“Most of us lead busy but undisciplined lives. We have ever-expanding ‘to do’ lists, trying to build momentum by doing, doing, doing – and doing more. And it rarely works. Those who build the good-to-great companies, however, made as much use of ‘stop doing’ lists as ‘to do’ lists. They displayed a remarkable discipline to unplug all sorts of extraneous junk.” –Jim Collins
I take personal offense to this quote. Why? Because it describes me perfectly!
I like to be on the move. I’m a doer. I take action. In fact, my wife accused me of stressing her out when at home one weekend. While we should have been relaxing and enjoying our time together, I wanted to try and take care of this, that and, oh yeah, that too!
She busted me in only a way a spouse could. And she was right.
I bring that same attitude to my ministry. I sometimes think to myself, “As long as I’m doing something, anything, then my ministry will be a success.”
Well, after years of being busy, do I have the success I was looking for?
Yes and no.
Yes in the sense that I have moved the ministry forward in innovative and exciting ways. No in the sense that I know I could have been much further along if I was more disciplined.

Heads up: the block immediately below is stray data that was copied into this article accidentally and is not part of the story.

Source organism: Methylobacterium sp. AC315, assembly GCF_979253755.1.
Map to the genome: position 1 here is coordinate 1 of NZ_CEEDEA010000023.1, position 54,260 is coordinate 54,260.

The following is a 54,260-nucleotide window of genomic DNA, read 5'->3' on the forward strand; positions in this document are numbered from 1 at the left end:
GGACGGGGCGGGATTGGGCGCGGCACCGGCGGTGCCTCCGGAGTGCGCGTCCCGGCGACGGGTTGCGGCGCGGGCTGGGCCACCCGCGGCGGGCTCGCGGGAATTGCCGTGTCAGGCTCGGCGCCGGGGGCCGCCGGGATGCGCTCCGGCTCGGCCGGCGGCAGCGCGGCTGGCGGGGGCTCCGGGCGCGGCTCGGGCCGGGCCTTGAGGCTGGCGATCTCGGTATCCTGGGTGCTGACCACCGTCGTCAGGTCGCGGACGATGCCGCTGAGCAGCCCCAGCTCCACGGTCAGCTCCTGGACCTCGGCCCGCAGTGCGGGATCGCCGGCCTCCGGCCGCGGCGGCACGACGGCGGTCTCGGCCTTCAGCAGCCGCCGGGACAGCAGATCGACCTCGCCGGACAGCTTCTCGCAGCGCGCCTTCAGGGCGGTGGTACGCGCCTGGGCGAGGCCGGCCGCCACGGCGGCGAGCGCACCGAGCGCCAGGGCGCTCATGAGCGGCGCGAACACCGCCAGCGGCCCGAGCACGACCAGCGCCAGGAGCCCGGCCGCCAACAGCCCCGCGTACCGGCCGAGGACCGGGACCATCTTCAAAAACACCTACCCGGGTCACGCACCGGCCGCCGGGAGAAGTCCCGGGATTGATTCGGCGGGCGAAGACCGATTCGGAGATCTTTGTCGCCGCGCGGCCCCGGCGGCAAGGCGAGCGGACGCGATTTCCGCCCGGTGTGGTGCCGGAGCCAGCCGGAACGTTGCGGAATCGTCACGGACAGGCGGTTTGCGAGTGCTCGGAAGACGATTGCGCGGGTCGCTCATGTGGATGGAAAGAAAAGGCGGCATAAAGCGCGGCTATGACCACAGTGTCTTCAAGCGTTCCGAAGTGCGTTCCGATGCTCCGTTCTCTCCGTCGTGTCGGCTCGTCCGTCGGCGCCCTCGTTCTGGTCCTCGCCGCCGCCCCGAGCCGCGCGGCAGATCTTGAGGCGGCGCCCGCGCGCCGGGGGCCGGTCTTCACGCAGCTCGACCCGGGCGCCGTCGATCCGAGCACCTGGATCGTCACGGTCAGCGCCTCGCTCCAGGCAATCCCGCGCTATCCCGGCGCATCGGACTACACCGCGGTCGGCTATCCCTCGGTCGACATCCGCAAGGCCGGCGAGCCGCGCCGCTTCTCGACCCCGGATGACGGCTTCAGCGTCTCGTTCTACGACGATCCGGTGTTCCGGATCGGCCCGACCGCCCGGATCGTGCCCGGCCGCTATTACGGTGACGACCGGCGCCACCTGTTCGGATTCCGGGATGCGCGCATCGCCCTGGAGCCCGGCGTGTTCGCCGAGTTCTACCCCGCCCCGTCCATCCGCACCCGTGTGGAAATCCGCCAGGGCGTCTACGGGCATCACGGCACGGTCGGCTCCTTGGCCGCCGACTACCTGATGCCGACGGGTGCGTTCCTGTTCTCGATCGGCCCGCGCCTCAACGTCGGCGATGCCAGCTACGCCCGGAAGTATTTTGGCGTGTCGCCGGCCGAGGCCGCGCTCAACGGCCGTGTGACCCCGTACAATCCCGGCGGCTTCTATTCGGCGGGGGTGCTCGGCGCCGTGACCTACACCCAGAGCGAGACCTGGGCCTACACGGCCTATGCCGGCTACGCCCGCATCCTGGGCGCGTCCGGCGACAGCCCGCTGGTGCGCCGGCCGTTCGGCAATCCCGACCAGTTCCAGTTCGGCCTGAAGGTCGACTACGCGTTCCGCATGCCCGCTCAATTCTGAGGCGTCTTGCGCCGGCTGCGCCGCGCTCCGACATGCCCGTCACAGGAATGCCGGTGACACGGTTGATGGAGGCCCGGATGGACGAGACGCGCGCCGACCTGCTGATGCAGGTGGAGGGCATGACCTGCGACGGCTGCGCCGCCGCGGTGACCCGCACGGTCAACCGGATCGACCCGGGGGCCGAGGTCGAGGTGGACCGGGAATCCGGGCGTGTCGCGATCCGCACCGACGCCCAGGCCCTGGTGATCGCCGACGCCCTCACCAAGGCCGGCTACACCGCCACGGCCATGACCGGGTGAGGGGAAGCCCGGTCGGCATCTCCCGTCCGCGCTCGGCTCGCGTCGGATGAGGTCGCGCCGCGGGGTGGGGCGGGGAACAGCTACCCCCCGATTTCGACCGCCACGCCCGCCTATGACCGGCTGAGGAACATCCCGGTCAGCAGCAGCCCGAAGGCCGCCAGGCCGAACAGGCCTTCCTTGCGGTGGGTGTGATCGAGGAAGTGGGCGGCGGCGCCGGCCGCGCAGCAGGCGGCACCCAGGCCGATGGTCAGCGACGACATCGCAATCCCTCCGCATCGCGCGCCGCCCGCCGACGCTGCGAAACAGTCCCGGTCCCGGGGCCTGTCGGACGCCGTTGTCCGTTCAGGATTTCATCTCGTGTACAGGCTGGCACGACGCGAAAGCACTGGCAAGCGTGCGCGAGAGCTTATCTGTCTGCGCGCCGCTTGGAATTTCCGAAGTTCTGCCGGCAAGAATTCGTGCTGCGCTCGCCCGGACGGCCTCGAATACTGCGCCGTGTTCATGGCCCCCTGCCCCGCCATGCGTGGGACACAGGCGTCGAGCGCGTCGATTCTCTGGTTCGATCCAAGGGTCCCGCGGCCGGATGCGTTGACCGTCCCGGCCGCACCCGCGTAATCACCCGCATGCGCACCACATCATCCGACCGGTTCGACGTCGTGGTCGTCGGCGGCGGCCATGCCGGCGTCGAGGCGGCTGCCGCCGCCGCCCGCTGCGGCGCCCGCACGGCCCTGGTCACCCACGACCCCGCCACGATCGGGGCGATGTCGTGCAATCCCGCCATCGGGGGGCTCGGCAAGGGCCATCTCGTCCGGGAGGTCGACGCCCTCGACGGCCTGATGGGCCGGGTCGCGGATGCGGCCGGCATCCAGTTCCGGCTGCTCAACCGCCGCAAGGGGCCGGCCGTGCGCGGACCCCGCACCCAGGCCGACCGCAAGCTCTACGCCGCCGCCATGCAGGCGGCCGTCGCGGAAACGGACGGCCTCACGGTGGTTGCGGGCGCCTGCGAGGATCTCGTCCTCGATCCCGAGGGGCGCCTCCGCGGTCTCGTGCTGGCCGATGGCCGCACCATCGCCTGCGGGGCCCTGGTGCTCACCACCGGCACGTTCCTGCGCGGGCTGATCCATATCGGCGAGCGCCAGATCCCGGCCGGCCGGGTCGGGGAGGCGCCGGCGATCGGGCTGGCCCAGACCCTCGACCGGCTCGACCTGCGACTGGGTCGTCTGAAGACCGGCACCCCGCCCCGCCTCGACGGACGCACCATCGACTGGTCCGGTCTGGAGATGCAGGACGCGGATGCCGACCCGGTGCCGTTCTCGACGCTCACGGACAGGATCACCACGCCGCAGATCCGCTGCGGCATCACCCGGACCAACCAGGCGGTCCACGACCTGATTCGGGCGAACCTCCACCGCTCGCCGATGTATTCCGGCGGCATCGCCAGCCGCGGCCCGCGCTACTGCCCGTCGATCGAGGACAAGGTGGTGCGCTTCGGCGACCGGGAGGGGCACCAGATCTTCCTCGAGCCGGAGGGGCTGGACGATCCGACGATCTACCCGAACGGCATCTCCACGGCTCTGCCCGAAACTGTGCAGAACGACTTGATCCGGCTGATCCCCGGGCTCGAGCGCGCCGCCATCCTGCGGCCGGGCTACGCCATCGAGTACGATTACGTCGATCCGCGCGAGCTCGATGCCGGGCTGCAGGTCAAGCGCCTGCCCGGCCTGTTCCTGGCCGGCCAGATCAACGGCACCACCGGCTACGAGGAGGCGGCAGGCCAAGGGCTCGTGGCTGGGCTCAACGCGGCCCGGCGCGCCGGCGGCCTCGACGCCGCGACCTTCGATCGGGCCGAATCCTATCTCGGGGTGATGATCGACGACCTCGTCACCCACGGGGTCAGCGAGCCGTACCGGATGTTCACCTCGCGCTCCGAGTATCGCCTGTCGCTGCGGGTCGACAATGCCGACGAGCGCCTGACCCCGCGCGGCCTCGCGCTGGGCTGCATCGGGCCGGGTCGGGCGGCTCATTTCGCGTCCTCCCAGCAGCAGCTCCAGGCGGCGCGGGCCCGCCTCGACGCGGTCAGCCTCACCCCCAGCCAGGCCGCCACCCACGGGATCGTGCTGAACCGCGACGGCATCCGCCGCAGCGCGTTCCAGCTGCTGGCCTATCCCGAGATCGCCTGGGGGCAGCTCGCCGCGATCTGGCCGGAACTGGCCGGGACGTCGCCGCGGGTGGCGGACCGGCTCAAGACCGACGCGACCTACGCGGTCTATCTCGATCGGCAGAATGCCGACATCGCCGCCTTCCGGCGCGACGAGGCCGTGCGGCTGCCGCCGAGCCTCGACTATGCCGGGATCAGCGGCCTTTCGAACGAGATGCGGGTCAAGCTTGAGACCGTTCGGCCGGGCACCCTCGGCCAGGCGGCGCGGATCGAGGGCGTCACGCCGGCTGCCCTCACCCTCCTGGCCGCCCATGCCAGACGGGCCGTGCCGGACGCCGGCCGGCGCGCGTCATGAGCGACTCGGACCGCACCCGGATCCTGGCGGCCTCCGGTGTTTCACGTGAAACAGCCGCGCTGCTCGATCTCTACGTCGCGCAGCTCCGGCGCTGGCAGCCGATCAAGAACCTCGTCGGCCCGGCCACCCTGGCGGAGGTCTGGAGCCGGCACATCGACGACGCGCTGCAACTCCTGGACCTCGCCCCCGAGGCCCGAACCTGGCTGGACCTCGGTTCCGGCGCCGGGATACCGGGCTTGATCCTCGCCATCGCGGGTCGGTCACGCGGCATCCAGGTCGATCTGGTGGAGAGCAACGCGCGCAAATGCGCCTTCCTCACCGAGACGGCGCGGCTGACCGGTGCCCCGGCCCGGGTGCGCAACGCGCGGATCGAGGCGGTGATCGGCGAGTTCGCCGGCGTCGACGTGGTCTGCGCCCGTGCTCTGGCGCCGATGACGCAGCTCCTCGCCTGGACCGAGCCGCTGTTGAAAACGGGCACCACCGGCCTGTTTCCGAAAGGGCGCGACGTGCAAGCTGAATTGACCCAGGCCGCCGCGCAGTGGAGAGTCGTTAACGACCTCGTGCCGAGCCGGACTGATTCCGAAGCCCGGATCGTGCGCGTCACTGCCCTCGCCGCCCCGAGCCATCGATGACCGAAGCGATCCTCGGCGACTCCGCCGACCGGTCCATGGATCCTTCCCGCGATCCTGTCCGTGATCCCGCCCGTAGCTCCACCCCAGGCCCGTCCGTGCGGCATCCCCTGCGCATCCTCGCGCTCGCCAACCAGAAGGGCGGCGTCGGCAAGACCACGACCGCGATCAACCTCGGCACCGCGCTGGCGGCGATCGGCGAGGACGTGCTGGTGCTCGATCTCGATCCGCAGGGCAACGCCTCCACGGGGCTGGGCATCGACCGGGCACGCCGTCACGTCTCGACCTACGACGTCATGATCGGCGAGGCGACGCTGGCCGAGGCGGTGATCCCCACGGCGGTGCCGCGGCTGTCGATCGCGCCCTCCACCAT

Daily, I keep doing things that aren’t helpful in moving my ministry forward. Yet, I’m strangely addicted to these tasks, even though I have labeled them as not helpful.
Why? Because I’d rather be busy than disciplined.
Yet, in the end, it is discipline that matters more than being busy.
Here are some tasks that I find “I’m too busy to do,” but I need to discipline myself to do.
- Reflect/think everyday on how to create a more effective and dynamic ministry. I‘m not talking about 1 to 2 hours. I’m talking about 15 to 30 minutes.
- Coach and mentor my team.
- Connect more regularly with key constituents, like priests and donors.
- Develop and implement a better communication and marketing strategy.
These are just a few that I have not been disciplined enough to do more intentionally. These are the items that Stephen Covey would say are important, but not urgent.
It’s been said that good is the enemy of great. I’d like to add a related phrase:
Busy is the enemy of discipline.
Question: What tasks do you have to be more disciplined to do?